Rouxvale Shiraz pours a ruby red as a result of dark fruits of black berry and plum with highlights of vanilla and mocha which can be felt on the nose, all through the palate.
Rouxvale’s origin can be traced back to 1761 when the Van Zyl family set out to the Western Cape from the Netherlands. Unlike the other settlers who had established their homes and businesses in the coastal areas, growing food and raising livestock, the Van Zyls to a risk to venture inland. It was as a result that they found the large expanse of land that became their home. In Rouxvale, workers lived onsite in houses provided by the estates. Each worker is allocated a small piece of land for horticulture. For the kids, school and after-school care is provided.
The Rouxvale region in the 1700s was sparsely populated, with white settlers not necessarily welcome. So when settling, the Van Zyls named their estate Goedemoed, loosely translated to ‘good courage’ or ‘courageous’. It was after being recognized by the Dutch East India Company that Goedemoed turned into a prosperous agricultural venture providing good livelihood for the Van Zyls children – eleven at the time.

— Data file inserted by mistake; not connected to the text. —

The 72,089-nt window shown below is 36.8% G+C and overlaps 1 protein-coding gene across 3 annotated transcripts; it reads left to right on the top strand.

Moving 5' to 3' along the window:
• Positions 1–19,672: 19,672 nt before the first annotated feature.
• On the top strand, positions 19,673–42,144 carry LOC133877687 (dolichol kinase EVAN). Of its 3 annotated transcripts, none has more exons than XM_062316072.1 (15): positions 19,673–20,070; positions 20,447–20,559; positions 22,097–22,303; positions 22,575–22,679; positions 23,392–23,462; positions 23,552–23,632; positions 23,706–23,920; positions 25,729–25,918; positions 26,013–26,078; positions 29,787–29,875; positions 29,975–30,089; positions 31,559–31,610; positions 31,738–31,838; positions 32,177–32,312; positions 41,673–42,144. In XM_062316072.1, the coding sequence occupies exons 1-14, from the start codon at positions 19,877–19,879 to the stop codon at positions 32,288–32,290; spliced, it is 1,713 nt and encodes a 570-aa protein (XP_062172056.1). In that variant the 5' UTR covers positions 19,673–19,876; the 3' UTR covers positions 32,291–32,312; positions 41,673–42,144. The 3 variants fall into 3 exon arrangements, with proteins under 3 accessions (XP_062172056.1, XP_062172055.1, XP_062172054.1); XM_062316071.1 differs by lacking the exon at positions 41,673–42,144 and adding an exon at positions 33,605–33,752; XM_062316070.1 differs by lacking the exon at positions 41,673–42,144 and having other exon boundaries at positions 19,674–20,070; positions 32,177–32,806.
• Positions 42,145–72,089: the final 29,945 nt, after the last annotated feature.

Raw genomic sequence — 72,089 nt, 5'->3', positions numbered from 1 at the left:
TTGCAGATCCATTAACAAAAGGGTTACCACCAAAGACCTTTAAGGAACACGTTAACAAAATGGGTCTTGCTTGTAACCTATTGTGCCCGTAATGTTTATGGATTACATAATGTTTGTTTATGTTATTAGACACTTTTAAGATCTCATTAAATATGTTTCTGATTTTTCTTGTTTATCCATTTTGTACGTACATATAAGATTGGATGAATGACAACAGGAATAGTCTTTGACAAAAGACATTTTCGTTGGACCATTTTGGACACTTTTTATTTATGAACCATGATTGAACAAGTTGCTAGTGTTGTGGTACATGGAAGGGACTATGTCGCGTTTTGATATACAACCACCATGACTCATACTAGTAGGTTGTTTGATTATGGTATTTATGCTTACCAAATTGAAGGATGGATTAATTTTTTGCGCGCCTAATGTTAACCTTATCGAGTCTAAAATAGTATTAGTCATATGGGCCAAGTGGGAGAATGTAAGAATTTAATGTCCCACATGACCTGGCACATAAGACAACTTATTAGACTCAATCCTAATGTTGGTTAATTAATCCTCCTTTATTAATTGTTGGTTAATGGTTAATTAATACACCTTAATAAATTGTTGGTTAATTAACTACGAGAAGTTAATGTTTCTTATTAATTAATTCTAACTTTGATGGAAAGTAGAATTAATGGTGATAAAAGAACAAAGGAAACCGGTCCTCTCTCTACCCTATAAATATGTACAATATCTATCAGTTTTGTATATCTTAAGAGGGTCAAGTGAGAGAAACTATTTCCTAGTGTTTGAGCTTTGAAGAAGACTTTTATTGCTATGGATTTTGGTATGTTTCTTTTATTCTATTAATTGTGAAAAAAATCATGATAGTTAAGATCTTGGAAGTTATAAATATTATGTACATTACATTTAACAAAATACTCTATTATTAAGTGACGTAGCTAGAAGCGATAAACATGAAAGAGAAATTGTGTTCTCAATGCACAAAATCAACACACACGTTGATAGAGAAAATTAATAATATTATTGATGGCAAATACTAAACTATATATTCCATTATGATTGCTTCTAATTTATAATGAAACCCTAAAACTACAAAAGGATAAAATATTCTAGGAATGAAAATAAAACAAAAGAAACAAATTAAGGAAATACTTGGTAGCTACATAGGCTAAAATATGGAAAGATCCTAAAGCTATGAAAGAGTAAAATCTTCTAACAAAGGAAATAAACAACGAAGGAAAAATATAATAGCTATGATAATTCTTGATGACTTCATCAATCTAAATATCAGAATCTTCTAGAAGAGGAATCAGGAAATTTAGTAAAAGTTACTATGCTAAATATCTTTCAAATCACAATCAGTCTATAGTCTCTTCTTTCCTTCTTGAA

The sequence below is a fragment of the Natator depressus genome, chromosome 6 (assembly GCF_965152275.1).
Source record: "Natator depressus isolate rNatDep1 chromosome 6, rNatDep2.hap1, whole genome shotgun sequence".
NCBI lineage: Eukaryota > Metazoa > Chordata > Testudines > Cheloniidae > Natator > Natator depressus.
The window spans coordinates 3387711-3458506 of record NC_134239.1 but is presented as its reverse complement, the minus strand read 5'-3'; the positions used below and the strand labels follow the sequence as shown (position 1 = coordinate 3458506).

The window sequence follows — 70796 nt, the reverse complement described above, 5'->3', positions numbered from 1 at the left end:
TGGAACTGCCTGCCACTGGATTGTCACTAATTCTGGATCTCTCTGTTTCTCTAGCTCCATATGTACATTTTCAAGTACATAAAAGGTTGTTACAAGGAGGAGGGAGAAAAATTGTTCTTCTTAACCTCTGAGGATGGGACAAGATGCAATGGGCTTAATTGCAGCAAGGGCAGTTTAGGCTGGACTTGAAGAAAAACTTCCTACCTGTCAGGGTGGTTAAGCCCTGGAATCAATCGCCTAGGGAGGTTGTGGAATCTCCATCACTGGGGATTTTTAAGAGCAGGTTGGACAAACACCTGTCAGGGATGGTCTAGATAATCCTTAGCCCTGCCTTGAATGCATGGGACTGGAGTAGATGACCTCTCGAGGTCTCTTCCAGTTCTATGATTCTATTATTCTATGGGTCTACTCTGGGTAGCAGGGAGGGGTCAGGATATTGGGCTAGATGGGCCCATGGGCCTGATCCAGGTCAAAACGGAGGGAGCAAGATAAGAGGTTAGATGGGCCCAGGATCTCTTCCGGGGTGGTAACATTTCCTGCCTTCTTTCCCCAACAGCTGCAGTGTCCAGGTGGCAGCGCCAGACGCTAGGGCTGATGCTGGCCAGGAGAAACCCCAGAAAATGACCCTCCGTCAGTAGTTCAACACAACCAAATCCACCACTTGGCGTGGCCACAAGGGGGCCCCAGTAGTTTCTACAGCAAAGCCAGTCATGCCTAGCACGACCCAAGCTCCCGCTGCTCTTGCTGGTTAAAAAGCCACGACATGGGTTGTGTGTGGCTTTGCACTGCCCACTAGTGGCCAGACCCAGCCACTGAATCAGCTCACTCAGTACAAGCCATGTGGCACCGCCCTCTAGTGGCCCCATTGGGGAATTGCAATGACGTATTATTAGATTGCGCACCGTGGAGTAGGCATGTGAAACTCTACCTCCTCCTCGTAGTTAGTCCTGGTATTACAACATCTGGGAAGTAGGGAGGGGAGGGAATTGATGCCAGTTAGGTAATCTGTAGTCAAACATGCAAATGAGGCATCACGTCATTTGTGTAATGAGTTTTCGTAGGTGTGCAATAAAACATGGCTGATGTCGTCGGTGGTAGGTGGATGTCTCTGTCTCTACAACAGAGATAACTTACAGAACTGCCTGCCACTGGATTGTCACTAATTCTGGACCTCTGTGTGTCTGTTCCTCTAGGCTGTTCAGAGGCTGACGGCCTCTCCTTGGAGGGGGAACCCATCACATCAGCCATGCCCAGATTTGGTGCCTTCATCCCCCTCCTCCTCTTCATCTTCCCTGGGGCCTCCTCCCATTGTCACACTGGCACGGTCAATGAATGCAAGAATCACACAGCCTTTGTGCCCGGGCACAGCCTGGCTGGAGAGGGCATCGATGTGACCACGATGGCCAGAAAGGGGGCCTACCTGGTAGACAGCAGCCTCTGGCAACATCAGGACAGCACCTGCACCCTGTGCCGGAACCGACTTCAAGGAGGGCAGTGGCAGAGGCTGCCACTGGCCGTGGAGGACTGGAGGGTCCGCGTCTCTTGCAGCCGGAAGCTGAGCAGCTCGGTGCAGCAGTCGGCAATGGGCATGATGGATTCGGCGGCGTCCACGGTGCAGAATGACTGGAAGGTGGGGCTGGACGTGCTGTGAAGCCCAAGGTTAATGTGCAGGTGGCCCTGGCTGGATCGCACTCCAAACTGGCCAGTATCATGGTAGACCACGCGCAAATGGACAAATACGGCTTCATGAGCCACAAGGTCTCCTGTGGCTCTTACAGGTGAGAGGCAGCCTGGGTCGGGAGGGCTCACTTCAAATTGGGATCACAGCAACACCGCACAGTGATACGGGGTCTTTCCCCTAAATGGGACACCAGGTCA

The land was later divided among the five daughters and six sons, giving them each a holding of their own. The eighth child, Marta Van Zyl, married a man of French Huguenot decent called David Roux in 1791. To give her new husband a landowner status, Martha named her land holding Rouxvale, that is, Roux Valley. They then developed the vineyards and orchards to the estate that it is today.
Rouxvale wines are made using the estate’s fruits and are currently sold all over the world. They work with a fully integrated social sustainability model, providing the workers lodging, growing plots, child support and education, healthcare and ongoing training. Rouxvale has now become more than an employer and is now a community of people working on caring for the land.